• From zero to hero: Rescues made in the shallow depths of zero-entry pools require speed. Run-and-swim entry drills condition lifeguards to run through water, which is a surprisingly fatiguing task.

    Credit: Photo by Emily Plurkowski

    From zero to hero: Rescues made in the shallow depths of zero-entry pools require speed. Run-and-swim entry drills condition lifeguards to run through water, which is a surprisingly fatiguing task.

Z ero-depth entry pools allow patrons to enter the water without steps or a ladder. Because the depth gradually increases, this is a prime location where small children require assistance.

It’s essential that lifeguards assigned to this zone react quickly. Depending on the depth, the guard might have to run in shallow water, or run and then swim to the victim. When conducting a drill, the zone of coverage should be large enough for the guard to run a distance before making contact with the victim.

Disclaimer: All drills mentioned emphasize lifeguard safety. At no time will the lifeguard dive into shallow water unless trained by your agency and authorized to do so.

Run-and-swim entry drill: (6-10 lifeguards) The trainer will be in water at least 2½ feet deep, facing the shore. Use 3-inch rubber balls for this drill.

Objective: While wearing the rescue tube, the guard must reach the ball as quickly as possible.

Timing goal: 10 seconds to make contact with the ball. The trainer should place the ball at various depths and distances from the guard. Once the ball is retrieved, it is passed to the trainer.

Expedite the flow of this drill by having the trainer start with multiple balls. Multiple trainers also can be utilized.

Once each lifeguard has “rescued” the ball 4-6 times, move to the variations, with extra time provided as indicated.

> Add a second ball. The guard must only touch the first ball, then pick up the second one (no time change).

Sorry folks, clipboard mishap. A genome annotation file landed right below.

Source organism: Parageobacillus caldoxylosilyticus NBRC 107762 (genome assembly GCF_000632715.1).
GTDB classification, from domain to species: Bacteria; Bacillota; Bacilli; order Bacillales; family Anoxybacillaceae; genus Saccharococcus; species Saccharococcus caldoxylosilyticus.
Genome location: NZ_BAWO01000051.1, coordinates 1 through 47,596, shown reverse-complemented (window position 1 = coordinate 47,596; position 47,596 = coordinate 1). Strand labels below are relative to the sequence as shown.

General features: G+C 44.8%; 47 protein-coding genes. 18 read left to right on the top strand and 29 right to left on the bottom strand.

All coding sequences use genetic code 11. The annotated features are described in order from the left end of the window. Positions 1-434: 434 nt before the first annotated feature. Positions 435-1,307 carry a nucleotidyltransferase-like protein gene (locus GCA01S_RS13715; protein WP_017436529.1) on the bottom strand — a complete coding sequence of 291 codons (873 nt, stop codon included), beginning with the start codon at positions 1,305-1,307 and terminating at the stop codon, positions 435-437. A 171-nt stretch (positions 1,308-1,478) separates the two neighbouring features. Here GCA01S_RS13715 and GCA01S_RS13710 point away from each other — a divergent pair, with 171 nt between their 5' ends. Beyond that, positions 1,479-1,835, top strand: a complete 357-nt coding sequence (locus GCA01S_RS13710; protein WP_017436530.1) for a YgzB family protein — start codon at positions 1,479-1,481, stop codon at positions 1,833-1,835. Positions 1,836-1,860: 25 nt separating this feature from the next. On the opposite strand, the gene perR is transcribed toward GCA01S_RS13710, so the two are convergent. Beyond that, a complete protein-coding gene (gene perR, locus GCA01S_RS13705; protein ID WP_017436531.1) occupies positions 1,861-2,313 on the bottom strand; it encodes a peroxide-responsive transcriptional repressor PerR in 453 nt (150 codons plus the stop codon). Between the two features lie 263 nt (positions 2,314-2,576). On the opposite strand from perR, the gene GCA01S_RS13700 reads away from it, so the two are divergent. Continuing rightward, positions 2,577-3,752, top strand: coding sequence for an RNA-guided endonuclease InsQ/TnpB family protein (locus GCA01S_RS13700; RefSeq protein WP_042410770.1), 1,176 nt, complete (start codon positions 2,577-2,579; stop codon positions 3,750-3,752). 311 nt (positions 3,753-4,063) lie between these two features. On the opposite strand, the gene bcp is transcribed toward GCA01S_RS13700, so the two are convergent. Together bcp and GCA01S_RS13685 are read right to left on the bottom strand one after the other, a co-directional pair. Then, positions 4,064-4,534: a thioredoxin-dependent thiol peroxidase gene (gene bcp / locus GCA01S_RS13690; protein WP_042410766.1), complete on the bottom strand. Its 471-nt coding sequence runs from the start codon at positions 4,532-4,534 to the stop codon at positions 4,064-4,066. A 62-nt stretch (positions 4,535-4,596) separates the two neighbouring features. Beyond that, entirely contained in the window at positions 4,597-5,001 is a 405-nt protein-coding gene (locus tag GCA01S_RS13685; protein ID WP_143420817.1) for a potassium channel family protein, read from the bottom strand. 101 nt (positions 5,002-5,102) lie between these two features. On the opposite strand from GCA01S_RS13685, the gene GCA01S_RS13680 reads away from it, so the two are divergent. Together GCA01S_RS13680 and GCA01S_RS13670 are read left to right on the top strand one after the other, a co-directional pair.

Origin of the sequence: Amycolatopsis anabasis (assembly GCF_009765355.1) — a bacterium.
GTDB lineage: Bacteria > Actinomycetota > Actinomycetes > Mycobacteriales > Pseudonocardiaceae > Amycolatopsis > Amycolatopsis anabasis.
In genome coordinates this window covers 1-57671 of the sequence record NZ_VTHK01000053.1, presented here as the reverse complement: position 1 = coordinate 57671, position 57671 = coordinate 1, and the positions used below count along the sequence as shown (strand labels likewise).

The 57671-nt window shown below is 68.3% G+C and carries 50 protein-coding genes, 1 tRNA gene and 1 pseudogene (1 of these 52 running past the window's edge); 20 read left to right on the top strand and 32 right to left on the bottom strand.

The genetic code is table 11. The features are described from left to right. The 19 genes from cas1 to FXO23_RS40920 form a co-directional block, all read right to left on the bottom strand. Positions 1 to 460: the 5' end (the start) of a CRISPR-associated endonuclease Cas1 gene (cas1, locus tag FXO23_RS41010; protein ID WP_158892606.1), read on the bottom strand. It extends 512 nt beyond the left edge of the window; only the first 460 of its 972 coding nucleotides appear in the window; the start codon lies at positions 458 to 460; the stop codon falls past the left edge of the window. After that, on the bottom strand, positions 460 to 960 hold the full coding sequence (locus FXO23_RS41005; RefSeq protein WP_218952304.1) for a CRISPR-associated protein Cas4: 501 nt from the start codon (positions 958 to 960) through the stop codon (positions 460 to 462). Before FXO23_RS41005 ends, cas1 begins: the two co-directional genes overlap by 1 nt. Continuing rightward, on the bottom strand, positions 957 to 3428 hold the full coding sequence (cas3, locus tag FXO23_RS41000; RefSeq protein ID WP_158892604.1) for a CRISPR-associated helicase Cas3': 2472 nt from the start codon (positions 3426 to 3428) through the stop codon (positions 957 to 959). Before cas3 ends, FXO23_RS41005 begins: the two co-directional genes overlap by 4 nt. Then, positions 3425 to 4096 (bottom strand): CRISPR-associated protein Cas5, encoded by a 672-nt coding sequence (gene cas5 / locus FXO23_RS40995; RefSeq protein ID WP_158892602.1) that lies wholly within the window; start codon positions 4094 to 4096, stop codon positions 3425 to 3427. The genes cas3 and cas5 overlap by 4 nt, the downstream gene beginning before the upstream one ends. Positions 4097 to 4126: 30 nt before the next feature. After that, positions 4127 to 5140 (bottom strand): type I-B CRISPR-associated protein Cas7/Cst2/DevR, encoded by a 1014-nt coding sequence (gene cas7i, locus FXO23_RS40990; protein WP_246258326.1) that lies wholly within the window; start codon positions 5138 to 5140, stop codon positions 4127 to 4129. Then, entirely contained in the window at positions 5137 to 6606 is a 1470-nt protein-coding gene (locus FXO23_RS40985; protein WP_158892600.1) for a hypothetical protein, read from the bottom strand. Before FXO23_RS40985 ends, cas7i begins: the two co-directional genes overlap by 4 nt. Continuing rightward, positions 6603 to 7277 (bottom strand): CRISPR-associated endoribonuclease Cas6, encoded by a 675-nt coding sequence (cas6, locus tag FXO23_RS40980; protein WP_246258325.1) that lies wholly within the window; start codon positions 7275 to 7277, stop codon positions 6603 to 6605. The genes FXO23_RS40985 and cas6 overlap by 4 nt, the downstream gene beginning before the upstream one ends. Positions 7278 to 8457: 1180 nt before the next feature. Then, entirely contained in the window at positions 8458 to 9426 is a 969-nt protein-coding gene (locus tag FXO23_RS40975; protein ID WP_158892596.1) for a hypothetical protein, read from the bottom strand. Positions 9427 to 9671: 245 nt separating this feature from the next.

> Add a second ball. The guard must pick up both balls (no time change).

> After retrieval, both balls need to be returned to shore (5-10 seconds).

> Add a diving manikin. The guard touches the ball, then pulls the manikin to the surface so its face is showing (5-10 seconds).

> Add a rescue tube (no time change).

Balls and manikin can be placed together or apart, in distance and depth. This forces the guard to determine the fastest rescue route.

Two-rescuer manikin retrieval: Place a manikin in 2-3 feet of water. Teams will consist of two lifeguards who work together to retrieve it. Both guards must have contact with the manikin until it is placed in a designated area. Guards should place, not throw, the manikin.

Objective: Retrieve the manikin as quickly and safely as possible and place it in the designated area.

Timing goal: 15-20 seconds.

After completing the objective, have the team place the manikin back in the water. Once the teams become proficient, move to the variations, with extra time provided as indicated.

> Add a second manikin (15-20 seconds).

> Add a third manikin (20-30 seconds).

> Keep using two or three manikins; add that lifeguards must return to starting location together (20 more seconds).

> Team is split, and start from different locations at the same time (no time change).